In 1931 with the Boston Red Sox, Earl Webb hit 67 doubles – a record that still stands more than 80 years later. Webb was a career .306 hitter, but he also played in an era when .300 was the norm for big league outfielders, and he was never seen as a star in his time – having bounced around among five major league teams and being released outright twice.
Still, there’s no denying that at least for one season Webb put up historic numbers. In ’31 the left-handed hitter took advantage of the friendly dimensions in Fenway Park, slamming doubles off the tall wall in left field and careening balls down the short right field line. That season he hit .340 with 39 doubles in 78 games at Fenway, but he still accumulated 28 two-baggers in road games. Webb hit 16 doubles in May, 18 in July, and 13 in September. His bat cooled as the season wore on: he hit .369 through the end of July, but just .271 in the final two months of the campaign. Though four players in the 1930s also reached the 60 mark in doubles, no batter has done so since 1936. Webb’s name seems forever etched in the baseball record books.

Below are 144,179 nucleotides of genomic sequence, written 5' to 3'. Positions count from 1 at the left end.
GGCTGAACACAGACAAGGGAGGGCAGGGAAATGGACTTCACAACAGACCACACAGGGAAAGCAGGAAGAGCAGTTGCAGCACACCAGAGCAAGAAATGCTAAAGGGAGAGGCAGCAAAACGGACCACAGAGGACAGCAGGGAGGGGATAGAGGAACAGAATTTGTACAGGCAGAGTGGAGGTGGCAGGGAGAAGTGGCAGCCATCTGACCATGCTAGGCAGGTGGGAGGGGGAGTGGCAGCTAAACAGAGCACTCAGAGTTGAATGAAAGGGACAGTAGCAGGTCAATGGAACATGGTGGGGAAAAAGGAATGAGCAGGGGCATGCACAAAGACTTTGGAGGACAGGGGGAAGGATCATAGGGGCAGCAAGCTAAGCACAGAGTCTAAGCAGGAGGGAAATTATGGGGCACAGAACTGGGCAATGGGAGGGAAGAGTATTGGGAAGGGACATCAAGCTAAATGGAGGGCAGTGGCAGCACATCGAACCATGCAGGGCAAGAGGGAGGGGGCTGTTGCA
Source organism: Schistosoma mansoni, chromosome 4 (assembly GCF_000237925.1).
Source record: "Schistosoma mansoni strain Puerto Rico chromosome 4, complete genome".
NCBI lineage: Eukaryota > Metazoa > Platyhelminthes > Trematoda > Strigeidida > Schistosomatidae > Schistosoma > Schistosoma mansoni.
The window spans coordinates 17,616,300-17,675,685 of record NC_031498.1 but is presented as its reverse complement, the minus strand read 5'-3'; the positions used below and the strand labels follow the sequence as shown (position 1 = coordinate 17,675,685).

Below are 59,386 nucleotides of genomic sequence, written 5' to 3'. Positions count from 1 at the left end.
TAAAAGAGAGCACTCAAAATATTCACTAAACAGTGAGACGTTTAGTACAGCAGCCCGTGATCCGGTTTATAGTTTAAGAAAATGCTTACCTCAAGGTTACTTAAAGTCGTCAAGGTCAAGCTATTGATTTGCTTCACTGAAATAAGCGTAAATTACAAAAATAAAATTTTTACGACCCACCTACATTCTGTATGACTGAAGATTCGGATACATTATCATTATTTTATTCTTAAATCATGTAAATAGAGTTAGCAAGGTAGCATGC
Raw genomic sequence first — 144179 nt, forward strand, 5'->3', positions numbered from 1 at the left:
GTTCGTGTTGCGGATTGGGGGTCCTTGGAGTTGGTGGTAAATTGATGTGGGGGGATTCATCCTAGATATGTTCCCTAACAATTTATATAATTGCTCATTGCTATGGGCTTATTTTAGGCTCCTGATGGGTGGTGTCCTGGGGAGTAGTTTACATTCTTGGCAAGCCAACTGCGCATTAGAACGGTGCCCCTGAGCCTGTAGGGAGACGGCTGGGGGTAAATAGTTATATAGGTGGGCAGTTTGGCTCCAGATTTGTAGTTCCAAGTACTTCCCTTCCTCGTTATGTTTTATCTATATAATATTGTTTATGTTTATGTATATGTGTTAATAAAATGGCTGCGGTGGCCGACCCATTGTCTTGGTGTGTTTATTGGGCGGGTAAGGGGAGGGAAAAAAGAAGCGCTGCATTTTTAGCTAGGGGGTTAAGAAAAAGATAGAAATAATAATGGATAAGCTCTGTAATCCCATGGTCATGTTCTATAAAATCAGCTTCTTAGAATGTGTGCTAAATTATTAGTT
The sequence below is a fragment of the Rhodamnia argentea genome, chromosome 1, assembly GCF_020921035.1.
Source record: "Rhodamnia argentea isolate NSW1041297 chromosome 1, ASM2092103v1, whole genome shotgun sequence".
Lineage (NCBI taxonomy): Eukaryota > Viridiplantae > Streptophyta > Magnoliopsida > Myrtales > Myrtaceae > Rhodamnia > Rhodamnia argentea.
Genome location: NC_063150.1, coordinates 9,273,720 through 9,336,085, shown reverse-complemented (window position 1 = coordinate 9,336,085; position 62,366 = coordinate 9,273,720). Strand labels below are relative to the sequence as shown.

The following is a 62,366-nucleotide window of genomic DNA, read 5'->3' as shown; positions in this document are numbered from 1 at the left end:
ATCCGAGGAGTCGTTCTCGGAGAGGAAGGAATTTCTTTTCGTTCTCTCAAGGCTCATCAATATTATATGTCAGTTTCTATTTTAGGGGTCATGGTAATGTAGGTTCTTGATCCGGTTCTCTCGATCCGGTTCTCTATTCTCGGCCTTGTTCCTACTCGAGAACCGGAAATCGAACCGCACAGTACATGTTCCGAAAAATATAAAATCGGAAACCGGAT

After he was traded to the Detroit Tigers in 1932 for Dale Alexander and Roy Johnson, Webb quickly faded. He was out of the majors after 1933 when he hit .288 as a part-time outfielder for the Tigers and ChiSox.